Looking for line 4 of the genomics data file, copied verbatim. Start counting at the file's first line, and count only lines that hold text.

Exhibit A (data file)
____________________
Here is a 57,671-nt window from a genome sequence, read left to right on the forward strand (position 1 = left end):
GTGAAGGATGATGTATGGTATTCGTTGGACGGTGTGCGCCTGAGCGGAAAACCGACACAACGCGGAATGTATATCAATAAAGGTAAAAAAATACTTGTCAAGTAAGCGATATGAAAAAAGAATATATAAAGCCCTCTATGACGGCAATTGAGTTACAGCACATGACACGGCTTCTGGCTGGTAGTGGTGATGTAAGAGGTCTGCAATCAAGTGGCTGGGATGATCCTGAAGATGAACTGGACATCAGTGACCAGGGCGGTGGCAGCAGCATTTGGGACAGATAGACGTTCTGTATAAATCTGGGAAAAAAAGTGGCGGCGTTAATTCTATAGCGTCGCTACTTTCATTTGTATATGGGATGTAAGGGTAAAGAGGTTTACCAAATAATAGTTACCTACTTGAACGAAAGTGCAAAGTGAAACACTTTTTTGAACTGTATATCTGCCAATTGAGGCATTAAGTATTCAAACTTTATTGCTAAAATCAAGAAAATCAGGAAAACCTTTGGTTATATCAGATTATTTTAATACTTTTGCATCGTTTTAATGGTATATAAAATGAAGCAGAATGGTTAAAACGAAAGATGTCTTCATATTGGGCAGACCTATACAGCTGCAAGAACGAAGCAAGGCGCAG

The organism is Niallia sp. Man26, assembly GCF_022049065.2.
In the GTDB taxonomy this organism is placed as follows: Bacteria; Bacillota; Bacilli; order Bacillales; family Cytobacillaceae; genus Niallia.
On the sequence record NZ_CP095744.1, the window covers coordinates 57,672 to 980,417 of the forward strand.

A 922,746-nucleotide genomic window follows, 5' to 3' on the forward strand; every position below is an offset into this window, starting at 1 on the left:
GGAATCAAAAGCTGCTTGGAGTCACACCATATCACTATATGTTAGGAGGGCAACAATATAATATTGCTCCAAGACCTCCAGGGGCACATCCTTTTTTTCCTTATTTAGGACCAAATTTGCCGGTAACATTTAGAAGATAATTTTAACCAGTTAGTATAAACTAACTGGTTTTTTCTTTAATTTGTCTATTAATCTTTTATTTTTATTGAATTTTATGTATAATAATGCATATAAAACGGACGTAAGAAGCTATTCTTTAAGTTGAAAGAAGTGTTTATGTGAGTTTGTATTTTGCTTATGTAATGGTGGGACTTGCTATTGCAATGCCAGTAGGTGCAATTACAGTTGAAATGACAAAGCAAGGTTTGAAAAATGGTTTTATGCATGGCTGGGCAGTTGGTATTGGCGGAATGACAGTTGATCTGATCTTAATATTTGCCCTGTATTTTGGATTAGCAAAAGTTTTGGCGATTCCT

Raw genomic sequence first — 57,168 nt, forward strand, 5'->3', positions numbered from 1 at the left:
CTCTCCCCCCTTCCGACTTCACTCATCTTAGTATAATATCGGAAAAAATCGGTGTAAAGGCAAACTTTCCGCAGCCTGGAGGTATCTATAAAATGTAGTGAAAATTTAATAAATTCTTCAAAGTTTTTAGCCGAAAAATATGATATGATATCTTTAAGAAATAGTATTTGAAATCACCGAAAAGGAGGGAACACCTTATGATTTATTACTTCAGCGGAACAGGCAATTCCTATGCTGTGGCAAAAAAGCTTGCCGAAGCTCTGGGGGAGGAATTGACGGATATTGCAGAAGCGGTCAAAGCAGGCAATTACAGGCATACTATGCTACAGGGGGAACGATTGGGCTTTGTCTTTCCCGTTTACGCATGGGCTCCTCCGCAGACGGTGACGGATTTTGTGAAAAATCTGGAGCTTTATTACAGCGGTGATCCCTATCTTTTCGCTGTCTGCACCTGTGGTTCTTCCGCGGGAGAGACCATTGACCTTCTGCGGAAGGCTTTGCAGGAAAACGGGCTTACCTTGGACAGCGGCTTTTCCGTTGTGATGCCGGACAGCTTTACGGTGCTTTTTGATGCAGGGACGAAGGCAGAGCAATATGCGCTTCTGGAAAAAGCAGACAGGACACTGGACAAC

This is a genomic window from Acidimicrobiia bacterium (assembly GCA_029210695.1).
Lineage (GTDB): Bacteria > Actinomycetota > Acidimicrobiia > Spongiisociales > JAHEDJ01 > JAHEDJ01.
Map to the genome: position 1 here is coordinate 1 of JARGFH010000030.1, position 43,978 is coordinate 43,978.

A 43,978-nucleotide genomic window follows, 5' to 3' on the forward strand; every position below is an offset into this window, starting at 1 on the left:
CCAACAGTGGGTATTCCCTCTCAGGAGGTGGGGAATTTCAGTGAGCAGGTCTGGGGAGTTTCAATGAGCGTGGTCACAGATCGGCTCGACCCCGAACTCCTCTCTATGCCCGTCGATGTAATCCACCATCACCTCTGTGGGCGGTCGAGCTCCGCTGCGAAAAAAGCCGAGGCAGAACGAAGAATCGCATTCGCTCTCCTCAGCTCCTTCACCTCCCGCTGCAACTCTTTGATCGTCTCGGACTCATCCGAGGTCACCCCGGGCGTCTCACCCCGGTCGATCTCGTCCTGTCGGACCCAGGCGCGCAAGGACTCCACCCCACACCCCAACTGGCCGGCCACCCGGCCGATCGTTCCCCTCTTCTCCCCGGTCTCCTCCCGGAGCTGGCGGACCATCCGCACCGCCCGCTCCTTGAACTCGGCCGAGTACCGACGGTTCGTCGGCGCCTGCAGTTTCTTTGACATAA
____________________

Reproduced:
In the GTDB taxonomy this organism is placed as follows: Bacteria; Bacillota; Bacilli; order Bacillales; family Cytobacillaceae; genus Niallia.